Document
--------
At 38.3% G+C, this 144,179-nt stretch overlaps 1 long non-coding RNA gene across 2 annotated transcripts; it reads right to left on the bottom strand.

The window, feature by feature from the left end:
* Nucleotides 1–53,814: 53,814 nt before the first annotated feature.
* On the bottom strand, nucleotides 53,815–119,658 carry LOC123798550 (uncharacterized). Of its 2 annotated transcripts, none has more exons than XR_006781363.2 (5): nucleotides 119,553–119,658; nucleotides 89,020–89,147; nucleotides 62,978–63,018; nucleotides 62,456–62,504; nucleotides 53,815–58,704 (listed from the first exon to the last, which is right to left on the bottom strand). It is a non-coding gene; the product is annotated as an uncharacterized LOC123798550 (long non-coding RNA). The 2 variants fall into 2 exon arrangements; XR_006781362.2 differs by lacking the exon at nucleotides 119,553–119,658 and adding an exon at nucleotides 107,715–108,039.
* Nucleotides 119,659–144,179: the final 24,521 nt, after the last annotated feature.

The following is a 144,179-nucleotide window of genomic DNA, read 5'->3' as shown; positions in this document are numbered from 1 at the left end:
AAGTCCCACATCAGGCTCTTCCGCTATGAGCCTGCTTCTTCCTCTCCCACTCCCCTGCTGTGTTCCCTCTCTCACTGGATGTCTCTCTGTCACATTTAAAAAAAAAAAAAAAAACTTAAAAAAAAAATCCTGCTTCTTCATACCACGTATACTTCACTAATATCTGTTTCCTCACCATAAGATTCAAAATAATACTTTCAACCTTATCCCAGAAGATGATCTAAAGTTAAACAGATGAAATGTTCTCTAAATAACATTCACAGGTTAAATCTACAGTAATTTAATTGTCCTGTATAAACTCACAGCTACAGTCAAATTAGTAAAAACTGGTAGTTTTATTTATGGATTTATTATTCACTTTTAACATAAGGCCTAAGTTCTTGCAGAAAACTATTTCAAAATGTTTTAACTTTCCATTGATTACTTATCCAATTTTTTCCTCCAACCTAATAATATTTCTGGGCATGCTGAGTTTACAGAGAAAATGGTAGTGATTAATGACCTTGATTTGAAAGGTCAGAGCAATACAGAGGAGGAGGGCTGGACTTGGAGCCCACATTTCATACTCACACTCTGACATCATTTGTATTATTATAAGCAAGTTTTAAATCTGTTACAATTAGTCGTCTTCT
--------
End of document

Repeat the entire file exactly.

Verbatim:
At 38.3% G+C, this 144,179-nt stretch overlaps 1 long non-coding RNA gene across 2 annotated transcripts; it reads right to left on the bottom strand.

The window, feature by feature from the left end:
* Nucleotides 1–53,814: 53,814 nt before the first annotated feature.
* On the bottom strand, nucleotides 53,815–119,658 carry LOC123798550 (uncharacterized). Of its 2 annotated transcripts, none has more exons than XR_006781363.2 (5): nucleotides 119,553–119,658; nucleotides 89,020–89,147; nucleotides 62,978–63,018; nucleotides 62,456–62,504; nucleotides 53,815–58,704 (listed from the first exon to the last, which is right to left on the bottom strand). It is a non-coding gene; the product is annotated as an uncharacterized LOC123798550 (long non-coding RNA). The 2 variants fall into 2 exon arrangements; XR_006781362.2 differs by lacking the exon at nucleotides 119,553–119,658 and adding an exon at nucleotides 107,715–108,039.
* Nucleotides 119,659–144,179: the final 24,521 nt, after the last annotated feature.

The following is a 144,179-nucleotide window of genomic DNA, read 5'->3' as shown; positions in this document are numbered from 1 at the left end:
AAGTCCCACATCAGGCTCTTCCGCTATGAGCCTGCTTCTTCCTCTCCCACTCCCCTGCTGTGTTCCCTCTCTCACTGGATGTCTCTCTGTCACATTTAAAAAAAAAAAAAAAAACTTAAAAAAAAAATCCTGCTTCTTCATACCACGTATACTTCACTAATATCTGTTTCCTCACCATAAGATTCAAAATAATACTTTCAACCTTATCCCAGAAGATGATCTAAAGTTAAACAGATGAAATGTTCTCTAAATAACATTCACAGGTTAAATCTACAGTAATTTAATTGTCCTGTATAAACTCACAGCTACAGTCAAATTAGTAAAAACTGGTAGTTTTATTTATGGATTTATTATTCACTTTTAACATAAGGCCTAAGTTCTTGCAGAAAACTATTTCAAAATGTTTTAACTTTCCATTGATTACTTATCCAATTTTTTCCTCCAACCTAATAATATTTCTGGGCATGCTGAGTTTACAGAGAAAATGGTAGTGATTAATGACCTTGATTTGAAAGGTCAGAGCAATACAGAGGAGGAGGGCTGGACTTGGAGCCCACATTTCATACTCACACTCTGACATCATTTGTATTATTATAAGCAAGTTTTAAATCTGTTACAATTAGTCGTCTTCT